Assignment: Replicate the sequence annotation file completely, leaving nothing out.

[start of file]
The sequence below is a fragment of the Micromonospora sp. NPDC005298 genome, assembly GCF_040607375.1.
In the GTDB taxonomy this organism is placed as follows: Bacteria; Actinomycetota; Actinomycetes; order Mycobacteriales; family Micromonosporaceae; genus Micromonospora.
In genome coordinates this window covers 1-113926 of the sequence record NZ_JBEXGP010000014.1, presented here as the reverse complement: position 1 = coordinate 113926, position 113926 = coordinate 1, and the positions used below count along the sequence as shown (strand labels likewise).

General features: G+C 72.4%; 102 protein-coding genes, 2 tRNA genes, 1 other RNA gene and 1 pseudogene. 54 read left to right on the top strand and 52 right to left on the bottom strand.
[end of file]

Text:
The sequence below is a fragment of the Micromonospora sp. NPDC005298 genome, assembly GCF_040607375.1.
In the GTDB taxonomy this organism is placed as follows: Bacteria; Actinomycetota; Actinomycetes; order Mycobacteriales; family Micromonosporaceae; genus Micromonospora.
In genome coordinates this window covers 1-113926 of the sequence record NZ_JBEXGP010000014.1, presented here as the reverse complement: position 1 = coordinate 113926, position 113926 = coordinate 1, and the positions used below count along the sequence as shown (strand labels likewise).

General features: G+C 72.4%; 102 protein-coding genes, 2 tRNA genes, 1 other RNA gene and 1 pseudogene. 54 read left to right on the top strand and 52 right to left on the bottom strand.